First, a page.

Many in the lettings industry had already geared up for the change, seen as a major advance with regard to tenant safety. But the noble lords declared that the industry had not been consulted sufficiently ahead of the measure becoming effective so rejected the legislation with only three weeks to go to the deadline for implementation.
With exactly two weeks to go, the legislation was then passed meaning that from October 1 the Smoke and Carbon Monoxide Alarm (England) Regulations 2015 will be in force.
All landlords in England, or agents acting on their behalf, will be required to install smoke alarms on every floor of their property and test them at the start of every tenancy.
Landlords or their agents must also fit carbon monoxide alarms in rooms with a solid fuel appliance, which includes wood burners and open fires.
Those who fail to meet the regulations face fines of up to £5,000.
Landlords who have not yet prepared for the smoke alarm installations believing that they no longer need worry about the October 1 deadline must now ensure they have the necessary alarms in place or risk being fined.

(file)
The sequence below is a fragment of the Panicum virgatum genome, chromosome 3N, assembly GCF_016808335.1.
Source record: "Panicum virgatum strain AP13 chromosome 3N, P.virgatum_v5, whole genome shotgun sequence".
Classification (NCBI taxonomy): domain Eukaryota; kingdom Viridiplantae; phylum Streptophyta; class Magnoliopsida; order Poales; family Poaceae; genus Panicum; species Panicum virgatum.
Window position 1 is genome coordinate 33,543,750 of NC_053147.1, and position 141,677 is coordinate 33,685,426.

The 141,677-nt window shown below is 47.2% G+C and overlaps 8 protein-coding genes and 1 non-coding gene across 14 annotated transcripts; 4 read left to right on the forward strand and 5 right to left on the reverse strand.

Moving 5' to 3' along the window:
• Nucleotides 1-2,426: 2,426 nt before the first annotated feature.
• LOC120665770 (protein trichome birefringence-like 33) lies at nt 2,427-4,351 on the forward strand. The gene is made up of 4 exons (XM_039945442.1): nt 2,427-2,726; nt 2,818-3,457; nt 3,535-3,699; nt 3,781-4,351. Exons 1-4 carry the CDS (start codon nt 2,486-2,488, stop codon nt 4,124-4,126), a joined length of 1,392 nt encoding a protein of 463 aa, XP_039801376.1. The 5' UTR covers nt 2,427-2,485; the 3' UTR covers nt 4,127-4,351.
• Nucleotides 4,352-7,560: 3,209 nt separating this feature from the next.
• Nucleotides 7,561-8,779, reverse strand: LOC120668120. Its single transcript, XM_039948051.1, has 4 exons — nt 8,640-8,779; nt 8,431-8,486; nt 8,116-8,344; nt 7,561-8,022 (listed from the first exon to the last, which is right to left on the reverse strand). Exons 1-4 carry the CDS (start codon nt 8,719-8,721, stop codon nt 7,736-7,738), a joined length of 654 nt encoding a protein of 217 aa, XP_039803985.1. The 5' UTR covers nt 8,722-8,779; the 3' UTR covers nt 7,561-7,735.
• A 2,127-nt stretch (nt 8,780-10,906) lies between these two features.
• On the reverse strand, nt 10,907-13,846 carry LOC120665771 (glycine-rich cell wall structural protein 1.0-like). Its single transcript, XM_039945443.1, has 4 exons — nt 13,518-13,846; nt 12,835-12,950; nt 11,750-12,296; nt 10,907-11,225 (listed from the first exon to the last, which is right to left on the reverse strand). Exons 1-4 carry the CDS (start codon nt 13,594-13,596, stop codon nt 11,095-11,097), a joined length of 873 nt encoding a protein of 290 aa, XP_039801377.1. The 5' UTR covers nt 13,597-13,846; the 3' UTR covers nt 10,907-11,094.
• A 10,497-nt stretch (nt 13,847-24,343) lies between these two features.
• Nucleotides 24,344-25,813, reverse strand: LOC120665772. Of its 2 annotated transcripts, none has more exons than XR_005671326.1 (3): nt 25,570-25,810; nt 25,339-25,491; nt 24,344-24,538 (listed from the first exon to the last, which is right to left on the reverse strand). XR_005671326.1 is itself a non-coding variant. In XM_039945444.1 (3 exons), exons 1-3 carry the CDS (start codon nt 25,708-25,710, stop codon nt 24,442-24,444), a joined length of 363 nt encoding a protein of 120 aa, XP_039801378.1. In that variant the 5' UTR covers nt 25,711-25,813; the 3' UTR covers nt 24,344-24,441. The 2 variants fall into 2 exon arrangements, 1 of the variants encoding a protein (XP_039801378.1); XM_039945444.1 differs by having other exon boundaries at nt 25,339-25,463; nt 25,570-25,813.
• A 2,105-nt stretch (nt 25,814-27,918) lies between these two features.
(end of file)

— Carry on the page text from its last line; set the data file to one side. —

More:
Of particular note are the regulations concerning sub-tenancies, especially those in the agricultural sector. Where a tenant farmer has the tenancy of a farm which includes residential properties that he or she lets on their own terms, then that farmer will be the “relevant landlord” and consequently responsible for complying with the legislation.
It is already the case that under the Buildings Regulations 1991 all newly built property from June, 1992, and houses in multiple occupation (HMOs) must have fitted mains-powered smoke alarms with battery backup.
For some time, in anticipation of the regulations that come into effect on October 1 we have been advising